To give a sense of the inherent limitations of translating hard data into the popular vernacular of folk psychology, I’ve chosen a few high visibility subjects to consider.
My goal isn’t to pick apart individual findings, as this isn’t particularly helpful in a broader context. Nor is it to launch personal attacks on the mostly well-meaning scientists. Rather, I’d like to offer a more practical way to assess the quality of any neuroscience claim. In so doing, I have picked out articles that are likely to have significant influence on our future understanding of aspects of behavior, ranging from empathy and intelligence to free will and determination of consciousness. My goal isn’t to refute the observations but to question the degree of confidence in the conclusions. Let’s begin with the discussion of mirror neurons.
Reflecting on Mirror Neurons
In the late 1980s, Italian neuroscientist Giacomo Rizzolatti and colleagues were studying the premotor region of the frontal lobe of a macaque monkey. Using intracellular electrodes, they were able to locate and record the electrical activity of individual cells that fired when the monkey reached for bits of food. As the story goes, one monkey was resting between studies, intracellular electrodes in place, just watching his experimenters. When one of the researchers reached out and picked up a peanut, the same cells began firing, as though the monkey were reaching for the food. Rizzolatti painstakingly determined that this region of the brain contained certain cells that would fire when the monkey performed a single highly specific hand action such as pulling, pushing, tugging, grasping, picking up, or putting a peanut in its mouth, and that these same cells would fire when observing another performing the same action. It was also noted that the movement had to appear intentional—as though the hand was reaching to grasp the peanut in order to eat it, rather than merely making the same gesture without the experimenter intending to eat the peanut. Given their combined capability of recording the observation of an action and initiating the action, these cells soon became known as “mirror neurons,” and collectively as the “mirror neuron system.”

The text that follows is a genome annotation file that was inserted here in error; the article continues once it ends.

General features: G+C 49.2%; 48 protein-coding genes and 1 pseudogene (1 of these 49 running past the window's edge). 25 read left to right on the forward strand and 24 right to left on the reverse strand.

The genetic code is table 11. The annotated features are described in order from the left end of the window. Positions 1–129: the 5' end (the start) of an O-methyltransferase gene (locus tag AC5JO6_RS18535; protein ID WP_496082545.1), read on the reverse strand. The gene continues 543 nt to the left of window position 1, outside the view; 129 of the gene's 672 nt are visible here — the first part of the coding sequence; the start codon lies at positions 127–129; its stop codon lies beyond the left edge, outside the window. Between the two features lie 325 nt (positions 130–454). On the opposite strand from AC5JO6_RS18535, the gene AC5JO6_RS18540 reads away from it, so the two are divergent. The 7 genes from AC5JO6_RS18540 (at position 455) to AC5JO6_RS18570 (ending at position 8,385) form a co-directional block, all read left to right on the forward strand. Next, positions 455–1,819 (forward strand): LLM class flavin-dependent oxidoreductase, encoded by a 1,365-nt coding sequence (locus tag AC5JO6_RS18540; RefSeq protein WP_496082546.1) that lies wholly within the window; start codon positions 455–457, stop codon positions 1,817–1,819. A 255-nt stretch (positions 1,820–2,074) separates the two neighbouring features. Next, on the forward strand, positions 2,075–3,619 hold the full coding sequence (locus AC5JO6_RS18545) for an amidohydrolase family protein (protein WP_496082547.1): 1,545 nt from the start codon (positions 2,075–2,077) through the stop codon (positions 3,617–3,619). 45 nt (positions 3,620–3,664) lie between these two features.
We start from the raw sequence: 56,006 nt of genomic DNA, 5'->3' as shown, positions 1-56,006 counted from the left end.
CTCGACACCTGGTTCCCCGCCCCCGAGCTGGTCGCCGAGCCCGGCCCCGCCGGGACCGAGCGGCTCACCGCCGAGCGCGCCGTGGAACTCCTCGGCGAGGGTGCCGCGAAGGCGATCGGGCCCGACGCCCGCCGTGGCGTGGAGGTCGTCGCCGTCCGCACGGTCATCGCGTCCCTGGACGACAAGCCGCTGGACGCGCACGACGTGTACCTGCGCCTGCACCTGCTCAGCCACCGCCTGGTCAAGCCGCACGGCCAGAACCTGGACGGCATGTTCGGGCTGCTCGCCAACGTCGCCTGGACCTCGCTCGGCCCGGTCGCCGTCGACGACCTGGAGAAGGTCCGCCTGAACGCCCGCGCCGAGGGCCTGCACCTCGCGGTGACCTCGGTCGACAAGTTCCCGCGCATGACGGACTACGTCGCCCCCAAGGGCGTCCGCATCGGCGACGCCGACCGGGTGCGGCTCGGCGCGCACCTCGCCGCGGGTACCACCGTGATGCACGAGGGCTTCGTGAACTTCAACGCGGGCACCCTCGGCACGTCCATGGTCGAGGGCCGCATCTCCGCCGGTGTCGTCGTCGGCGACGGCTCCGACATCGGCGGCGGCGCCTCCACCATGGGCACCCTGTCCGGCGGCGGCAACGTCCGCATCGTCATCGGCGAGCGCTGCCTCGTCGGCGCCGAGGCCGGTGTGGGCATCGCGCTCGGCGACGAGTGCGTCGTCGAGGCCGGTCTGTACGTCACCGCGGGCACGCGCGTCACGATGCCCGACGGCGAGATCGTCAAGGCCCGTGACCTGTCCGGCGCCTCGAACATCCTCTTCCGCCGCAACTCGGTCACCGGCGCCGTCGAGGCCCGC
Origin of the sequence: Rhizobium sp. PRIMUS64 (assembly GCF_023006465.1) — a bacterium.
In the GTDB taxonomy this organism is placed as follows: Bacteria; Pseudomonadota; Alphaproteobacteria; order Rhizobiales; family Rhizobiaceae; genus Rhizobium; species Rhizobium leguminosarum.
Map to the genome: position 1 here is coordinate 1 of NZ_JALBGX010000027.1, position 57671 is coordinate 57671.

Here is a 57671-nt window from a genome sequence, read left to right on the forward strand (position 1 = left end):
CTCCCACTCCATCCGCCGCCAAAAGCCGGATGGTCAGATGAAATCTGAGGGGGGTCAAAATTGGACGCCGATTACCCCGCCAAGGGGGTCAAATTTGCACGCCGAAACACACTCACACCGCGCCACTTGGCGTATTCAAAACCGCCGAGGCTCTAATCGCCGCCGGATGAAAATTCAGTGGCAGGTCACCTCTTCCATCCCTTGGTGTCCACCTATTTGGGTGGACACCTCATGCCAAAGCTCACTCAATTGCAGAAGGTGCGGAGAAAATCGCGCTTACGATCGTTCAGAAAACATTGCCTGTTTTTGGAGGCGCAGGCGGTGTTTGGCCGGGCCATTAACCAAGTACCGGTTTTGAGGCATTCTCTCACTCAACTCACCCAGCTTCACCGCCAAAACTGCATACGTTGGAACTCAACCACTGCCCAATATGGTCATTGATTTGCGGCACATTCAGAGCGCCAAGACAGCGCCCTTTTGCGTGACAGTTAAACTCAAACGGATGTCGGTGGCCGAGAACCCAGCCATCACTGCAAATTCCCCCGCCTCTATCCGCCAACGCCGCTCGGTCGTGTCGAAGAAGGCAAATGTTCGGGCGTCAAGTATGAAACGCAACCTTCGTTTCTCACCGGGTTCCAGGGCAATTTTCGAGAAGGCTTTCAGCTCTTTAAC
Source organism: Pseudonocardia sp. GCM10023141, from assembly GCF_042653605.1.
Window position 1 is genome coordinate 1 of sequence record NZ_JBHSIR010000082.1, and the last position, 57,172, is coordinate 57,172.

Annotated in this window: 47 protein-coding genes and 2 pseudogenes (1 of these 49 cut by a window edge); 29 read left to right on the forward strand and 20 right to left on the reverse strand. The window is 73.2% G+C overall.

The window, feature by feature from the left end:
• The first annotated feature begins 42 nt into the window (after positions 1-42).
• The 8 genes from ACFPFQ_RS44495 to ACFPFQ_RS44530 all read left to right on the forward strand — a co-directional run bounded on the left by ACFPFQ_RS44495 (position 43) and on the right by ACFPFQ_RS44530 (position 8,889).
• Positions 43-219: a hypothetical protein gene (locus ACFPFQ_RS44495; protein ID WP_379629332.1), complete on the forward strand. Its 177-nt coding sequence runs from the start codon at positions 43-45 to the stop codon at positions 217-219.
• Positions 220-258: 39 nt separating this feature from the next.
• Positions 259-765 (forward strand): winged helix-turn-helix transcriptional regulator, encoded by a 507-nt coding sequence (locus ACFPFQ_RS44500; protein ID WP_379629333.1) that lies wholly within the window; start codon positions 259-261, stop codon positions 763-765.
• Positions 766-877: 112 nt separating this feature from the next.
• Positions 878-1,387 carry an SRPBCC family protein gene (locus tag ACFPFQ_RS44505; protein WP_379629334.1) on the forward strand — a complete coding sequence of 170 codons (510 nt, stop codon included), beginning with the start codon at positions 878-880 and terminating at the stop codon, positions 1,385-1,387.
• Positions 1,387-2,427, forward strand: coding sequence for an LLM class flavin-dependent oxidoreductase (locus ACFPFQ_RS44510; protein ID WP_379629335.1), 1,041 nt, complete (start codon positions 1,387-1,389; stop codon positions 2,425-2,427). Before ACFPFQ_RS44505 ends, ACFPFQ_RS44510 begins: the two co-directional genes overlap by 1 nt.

It’s important to consider how we learn a motor action. Imagine taking up a hobby for which you have no prior experience—cello playing. You have no idea how to hold the instrument, where it fits between your legs, how to make a sound with the bow. You painstakingly learn by observing and trying to imitate what you see. (This is true for any motor act, from crawling or walking to talking or texting.) This learning process—observation and imitation—is accomplished by the creation of neural circuitry: a representational map specific to cello playing. Each time you watch your teacher play, the cello circuit is enhanced. Each time you practice, it is enhanced. If you had electrodes placed within your cello circuitry, you would be able to see increased activity under both conditions. Learning to play an instrument is the act of trying to synchronize what you’ve observed with what you are actually doing.